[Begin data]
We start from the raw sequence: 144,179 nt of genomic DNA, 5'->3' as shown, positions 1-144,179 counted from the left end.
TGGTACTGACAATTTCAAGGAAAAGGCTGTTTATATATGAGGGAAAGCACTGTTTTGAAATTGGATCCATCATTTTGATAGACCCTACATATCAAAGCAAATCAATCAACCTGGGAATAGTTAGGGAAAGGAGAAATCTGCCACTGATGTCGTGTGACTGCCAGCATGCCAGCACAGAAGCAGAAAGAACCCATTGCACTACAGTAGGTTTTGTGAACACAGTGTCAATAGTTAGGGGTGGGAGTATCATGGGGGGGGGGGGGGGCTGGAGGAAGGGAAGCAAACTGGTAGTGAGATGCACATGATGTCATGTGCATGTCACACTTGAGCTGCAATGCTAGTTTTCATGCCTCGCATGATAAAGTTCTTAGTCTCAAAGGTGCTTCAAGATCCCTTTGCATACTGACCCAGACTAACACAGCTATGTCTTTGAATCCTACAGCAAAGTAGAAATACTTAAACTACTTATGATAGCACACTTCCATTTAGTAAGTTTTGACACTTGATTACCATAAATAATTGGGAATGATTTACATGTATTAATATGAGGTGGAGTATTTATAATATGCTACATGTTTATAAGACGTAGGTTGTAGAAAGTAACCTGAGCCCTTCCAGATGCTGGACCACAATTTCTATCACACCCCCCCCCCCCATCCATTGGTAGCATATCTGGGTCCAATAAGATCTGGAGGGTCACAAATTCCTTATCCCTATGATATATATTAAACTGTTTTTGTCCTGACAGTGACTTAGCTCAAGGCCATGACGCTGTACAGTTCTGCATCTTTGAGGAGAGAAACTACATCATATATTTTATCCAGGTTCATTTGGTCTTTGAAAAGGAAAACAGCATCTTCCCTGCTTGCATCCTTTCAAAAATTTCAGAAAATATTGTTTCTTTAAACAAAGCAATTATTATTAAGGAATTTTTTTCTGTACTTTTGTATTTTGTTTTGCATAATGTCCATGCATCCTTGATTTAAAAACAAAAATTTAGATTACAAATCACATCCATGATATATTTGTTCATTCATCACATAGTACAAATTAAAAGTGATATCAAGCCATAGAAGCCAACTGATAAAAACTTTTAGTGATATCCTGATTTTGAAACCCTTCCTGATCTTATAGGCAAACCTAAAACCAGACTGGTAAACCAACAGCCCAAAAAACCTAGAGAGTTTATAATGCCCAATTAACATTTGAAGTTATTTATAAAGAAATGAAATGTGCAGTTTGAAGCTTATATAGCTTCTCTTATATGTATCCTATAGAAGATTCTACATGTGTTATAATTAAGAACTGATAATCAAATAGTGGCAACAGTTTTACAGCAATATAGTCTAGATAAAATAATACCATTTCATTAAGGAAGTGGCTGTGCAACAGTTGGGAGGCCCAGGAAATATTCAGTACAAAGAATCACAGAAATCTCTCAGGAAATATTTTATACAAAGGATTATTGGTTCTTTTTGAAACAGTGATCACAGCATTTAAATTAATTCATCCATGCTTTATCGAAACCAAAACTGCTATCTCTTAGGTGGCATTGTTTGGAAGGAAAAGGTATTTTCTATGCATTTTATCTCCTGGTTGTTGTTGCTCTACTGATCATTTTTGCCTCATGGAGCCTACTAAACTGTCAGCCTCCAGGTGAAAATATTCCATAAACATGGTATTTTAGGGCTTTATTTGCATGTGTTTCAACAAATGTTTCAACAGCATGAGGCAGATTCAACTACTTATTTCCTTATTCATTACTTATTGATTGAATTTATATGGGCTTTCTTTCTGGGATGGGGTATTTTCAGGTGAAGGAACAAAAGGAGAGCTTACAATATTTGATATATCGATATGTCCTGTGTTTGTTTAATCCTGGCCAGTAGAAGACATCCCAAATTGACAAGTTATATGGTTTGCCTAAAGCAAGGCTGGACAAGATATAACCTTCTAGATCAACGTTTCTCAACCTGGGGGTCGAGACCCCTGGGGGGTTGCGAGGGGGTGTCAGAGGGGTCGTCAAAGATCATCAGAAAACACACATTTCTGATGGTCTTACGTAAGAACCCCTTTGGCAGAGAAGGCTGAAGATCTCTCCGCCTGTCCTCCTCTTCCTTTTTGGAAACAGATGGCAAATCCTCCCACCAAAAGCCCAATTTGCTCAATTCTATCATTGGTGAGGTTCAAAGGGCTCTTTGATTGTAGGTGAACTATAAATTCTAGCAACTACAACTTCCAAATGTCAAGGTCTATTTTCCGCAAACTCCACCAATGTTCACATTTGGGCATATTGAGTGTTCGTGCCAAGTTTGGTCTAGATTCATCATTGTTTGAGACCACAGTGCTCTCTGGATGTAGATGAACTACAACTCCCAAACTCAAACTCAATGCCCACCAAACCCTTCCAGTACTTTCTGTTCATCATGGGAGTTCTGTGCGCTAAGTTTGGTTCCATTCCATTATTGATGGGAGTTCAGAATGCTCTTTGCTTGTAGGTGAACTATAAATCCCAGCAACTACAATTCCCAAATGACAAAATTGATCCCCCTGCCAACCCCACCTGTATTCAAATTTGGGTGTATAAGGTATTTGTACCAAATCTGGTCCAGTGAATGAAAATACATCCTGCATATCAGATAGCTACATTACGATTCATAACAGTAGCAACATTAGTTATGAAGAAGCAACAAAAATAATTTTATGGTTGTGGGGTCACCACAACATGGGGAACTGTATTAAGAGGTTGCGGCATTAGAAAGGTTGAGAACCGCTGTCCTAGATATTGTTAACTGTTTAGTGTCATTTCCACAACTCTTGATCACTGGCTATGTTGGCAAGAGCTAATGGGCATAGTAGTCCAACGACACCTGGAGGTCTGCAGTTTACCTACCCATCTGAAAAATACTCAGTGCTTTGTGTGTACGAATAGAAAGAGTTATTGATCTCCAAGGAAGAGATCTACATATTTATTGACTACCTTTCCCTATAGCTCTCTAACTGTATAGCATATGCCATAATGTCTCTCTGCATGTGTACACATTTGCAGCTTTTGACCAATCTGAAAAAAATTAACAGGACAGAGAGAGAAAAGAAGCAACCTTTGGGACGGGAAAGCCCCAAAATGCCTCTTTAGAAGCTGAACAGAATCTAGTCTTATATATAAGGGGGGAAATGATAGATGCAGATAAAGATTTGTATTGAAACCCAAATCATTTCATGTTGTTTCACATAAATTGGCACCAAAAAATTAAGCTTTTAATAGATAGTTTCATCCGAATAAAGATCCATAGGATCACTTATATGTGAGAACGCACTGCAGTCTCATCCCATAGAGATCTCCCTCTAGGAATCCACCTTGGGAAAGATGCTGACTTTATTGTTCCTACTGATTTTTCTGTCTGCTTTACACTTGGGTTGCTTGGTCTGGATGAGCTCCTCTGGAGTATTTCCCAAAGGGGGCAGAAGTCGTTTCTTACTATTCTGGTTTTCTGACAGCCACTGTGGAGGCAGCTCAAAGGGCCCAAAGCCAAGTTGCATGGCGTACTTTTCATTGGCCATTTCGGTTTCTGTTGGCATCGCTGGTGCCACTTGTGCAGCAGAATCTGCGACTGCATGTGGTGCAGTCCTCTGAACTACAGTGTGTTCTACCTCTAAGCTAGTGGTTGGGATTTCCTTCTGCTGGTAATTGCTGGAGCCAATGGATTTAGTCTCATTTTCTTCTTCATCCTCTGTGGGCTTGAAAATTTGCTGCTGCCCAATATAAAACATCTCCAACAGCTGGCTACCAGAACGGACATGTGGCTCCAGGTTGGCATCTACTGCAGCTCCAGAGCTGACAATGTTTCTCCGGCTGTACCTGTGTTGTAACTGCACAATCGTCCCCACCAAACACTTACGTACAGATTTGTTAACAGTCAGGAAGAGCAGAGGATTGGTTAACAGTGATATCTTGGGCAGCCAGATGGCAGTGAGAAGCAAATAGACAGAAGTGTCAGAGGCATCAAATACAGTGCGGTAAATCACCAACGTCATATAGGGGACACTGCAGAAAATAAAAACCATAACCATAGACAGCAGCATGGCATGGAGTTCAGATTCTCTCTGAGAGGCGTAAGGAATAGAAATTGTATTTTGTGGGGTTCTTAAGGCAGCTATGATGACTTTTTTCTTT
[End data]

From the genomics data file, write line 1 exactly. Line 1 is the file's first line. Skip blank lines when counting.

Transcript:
We start from the raw sequence: 144,179 nt of genomic DNA, 5'->3' as shown, positions 1-144,179 counted from the left end.